Ways to keep yourself and your house cool

Between now and Saturday evening, parts of Oregon may once again experience unusually high temperatures, which put the elderly and people with chronic conditions at greater risk of heat exhaustion and heat stroke. Now’s the time to prepare to keep yourself and your home cool.

Here are some ways to protect yourself at home:

  • Air-conditioning is the best way to protect against heat-related illness and death, according to the Federal Emergency Management Agency (FEMA). If your home isn’t air-conditioned, keep windows and doors closed during the day to hold down indoor temperatures.
  • FEMA also suggests covering your windows with drapes or shades or using window reflectors, such as aluminum foil-covered cardboard, to reflect heat back outside.
  • When the outside temperature drops below that of your home – usually at night – open windows and turn on any fans, suggests MedicineNet.com. During cooler evening hours, you may also want to open exterior doors and use box fans to push out hot air.
  • Keep in mind that while electric fans may help you feel more comfortable, fans won’t prevent heat-related illness when temperatures climb into the high 90s, notes FEMA.
  • Try not to use your stove or oven. Doing so will likely make you and your home hotter, according to the Centers for Disease Control.
  • Choose fresh foods that don’t need to be cooked. Some fresh fruits and vegetables – such as strawberries, plums, cucumbers and melon – contain a lot of water and will help keep you hydrated. Store-bought prepared meals may come in handy but try to avoid those that are hot or heavy. They add heat to your body.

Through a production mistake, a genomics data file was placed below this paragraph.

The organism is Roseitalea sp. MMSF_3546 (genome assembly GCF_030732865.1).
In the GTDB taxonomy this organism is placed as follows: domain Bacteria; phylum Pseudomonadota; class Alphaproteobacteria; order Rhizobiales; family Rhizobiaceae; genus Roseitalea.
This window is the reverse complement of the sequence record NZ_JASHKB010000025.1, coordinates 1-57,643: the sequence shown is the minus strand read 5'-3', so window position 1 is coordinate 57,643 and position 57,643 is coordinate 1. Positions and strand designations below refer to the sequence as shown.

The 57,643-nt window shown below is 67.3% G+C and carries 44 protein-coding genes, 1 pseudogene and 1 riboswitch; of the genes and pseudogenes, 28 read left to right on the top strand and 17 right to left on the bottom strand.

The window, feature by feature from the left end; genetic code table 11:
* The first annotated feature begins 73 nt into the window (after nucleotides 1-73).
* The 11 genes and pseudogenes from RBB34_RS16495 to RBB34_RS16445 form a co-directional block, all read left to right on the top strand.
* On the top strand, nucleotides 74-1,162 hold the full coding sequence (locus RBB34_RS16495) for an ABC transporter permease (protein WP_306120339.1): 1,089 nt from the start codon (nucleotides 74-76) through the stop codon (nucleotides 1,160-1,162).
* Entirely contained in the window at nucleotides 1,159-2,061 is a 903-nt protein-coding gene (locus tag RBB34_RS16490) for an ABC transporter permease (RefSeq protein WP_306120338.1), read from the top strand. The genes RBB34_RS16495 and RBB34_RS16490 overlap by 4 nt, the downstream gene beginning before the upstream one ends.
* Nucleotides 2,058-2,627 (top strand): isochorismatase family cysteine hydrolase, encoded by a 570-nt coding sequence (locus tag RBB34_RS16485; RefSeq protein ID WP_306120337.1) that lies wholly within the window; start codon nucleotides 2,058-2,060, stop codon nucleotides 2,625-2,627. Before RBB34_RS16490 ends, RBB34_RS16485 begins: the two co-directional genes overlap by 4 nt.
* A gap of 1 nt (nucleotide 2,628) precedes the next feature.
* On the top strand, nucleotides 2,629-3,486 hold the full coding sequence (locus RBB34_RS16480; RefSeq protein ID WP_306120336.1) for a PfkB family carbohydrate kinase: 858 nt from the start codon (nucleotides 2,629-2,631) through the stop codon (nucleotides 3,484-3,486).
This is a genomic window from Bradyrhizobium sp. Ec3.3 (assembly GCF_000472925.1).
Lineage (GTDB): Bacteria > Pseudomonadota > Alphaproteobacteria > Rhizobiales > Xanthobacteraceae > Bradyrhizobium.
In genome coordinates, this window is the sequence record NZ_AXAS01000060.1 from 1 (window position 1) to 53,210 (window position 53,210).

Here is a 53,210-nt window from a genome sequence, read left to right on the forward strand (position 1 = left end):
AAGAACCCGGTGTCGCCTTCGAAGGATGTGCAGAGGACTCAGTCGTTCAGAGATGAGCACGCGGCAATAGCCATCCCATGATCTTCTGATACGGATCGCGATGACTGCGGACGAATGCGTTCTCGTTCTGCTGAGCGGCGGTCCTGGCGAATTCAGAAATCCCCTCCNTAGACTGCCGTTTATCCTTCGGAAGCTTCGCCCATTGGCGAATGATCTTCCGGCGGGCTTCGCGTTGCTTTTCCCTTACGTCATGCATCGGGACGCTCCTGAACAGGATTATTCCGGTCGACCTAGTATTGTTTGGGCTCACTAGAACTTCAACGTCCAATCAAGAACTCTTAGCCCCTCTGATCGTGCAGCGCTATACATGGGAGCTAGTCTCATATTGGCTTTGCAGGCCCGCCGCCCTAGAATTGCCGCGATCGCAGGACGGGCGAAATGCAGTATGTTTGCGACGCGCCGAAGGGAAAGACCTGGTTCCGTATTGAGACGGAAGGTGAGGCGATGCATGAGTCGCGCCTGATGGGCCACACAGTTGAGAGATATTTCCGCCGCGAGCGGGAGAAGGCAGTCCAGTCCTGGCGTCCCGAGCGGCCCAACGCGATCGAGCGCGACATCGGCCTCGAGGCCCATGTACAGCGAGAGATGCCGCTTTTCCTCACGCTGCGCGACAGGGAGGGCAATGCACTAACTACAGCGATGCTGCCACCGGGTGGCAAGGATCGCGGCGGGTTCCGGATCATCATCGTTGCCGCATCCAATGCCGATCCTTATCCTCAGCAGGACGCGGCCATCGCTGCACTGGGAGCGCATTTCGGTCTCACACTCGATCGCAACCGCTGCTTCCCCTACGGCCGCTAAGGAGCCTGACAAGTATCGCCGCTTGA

• Avoid using other sources of heat, such as incandescent light bulbs or computers.
  • If available to you, stay in lower levels of your home, such as the basement. Hot air rises. So, the upper stories of your home will likely be warmer than the lower levels.

Here are additional steps you can take to protect yourself and your pets:

  • If your home isn’t air-conditioned, spend time in air-conditioned public facilities, including cooling centers, malls, libraries and movie theaters. Click here or call 211 to find cooling centers in your county.
  • Drink plenty of water. Regardless of how active or thirsty you are, keep hydrated, advises FEMA. Also remember to offer your pets lots of water.
  • Avoid strenuous activity and try to limit your outdoor activity to the cooler morning and evening hours.
  • When you must spend time outdoors, wear sunscreen and rest often in shady areas, advises FEMA.
  • Wear loose, lightweight, light-colored clothing.
  • Take cool showers and baths and consider using a spray bottle filled with water to cool yourself throughout the day. Giving your pets a cool bath will help hold down their body temperatures too.
  • Fill buckets or basins with cold water and soak your feet. Wet towels and bandannas worn on the shoulders or head also have a cooling effect.
  • Never leave children or pets in cars, which can quickly heat up to dangerous levels.